"There's mother; hide the basket, quick!" cried Jo, as a door slammed, and steps sounded in the hall.
Amy came in hastily, and looked rather abashed when she saw her sisters all waiting for her.
"Where have you been, and what are you hiding behind you?" asked Meg, surprised to see, by her hood and cloak, that lazy Amy had been out so early.
"Don't laugh at me, Jo, I didn't mean any one should know till the time came. I only meant to change the little bottle for a big one, and I gave all my money to get it, and I'm truly trying not to be selfish any more."
As she spoke. Amy showed the handsome flask which replaced the cheap one; and looked so earnest and humble in her little effort to forget herself, that Meg hugged her on the spot, and Jo pronounced her "a trump," while Beth ran to the window, and picked her finest rose to ornament the stately bottle.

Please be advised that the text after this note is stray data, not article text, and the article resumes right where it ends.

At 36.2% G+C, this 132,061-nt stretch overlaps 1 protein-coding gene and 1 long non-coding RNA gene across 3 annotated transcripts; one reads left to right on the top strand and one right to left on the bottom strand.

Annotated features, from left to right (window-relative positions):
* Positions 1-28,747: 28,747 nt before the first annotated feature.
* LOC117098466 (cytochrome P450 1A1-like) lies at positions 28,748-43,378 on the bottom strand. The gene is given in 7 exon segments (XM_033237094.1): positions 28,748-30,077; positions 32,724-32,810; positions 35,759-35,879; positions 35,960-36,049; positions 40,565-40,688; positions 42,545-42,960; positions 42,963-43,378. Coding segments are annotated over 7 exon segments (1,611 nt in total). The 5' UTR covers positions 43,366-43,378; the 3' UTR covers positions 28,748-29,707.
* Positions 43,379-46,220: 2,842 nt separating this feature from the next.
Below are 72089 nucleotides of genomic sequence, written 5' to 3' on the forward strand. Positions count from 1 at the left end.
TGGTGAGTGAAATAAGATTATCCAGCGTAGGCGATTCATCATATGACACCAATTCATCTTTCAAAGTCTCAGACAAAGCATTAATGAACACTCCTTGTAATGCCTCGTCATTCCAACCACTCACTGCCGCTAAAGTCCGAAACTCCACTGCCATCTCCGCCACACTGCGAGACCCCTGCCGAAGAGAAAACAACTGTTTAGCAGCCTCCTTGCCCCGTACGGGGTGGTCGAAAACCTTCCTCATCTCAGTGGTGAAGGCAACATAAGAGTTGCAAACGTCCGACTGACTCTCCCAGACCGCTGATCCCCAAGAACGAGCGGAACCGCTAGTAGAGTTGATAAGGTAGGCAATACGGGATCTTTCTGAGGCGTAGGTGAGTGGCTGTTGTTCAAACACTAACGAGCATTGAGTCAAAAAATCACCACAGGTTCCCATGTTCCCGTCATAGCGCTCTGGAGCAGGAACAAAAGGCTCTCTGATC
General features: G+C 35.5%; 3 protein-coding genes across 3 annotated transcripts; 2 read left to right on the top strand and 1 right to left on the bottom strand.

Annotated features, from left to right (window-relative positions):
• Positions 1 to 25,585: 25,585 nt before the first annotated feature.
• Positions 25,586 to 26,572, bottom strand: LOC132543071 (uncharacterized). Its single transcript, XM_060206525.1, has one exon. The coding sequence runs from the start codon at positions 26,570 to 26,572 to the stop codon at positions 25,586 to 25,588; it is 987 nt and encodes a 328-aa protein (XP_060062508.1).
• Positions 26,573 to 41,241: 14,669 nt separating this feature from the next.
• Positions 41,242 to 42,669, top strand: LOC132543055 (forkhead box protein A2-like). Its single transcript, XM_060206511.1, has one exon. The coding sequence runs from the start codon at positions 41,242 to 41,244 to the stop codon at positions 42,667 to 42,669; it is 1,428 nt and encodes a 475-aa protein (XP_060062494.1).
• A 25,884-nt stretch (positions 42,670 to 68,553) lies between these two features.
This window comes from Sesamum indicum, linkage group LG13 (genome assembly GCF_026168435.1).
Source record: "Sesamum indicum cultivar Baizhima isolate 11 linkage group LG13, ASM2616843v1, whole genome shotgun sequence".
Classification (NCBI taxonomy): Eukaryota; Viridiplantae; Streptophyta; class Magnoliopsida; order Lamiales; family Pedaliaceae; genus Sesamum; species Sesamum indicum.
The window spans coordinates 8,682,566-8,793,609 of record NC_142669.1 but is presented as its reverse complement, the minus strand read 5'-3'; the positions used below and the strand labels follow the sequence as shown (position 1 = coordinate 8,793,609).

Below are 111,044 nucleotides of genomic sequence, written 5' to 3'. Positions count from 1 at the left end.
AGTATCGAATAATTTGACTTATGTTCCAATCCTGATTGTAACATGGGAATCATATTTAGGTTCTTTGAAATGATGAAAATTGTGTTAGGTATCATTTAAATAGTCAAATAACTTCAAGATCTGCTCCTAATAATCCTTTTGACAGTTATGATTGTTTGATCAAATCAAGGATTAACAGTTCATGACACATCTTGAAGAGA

"You see I felt ashamed of my present, after reading and talking about being good this morning, so I ran round the corner and changed it the minute I was up; and I'm so glad, for mine is the handsomest now."
Another bang of the street-door sent the basket under the sofa, and the girls to the table eager for breakfast.
"Merry Christmas, Marmee! Lots of them! Thank you for our books; we read some, and mean to every day," they cried, in chorus.
"Merry Christmas, little daughters! I'm glad you began at once, and hope you will keep on. But I want to say one word before we sit down. Not far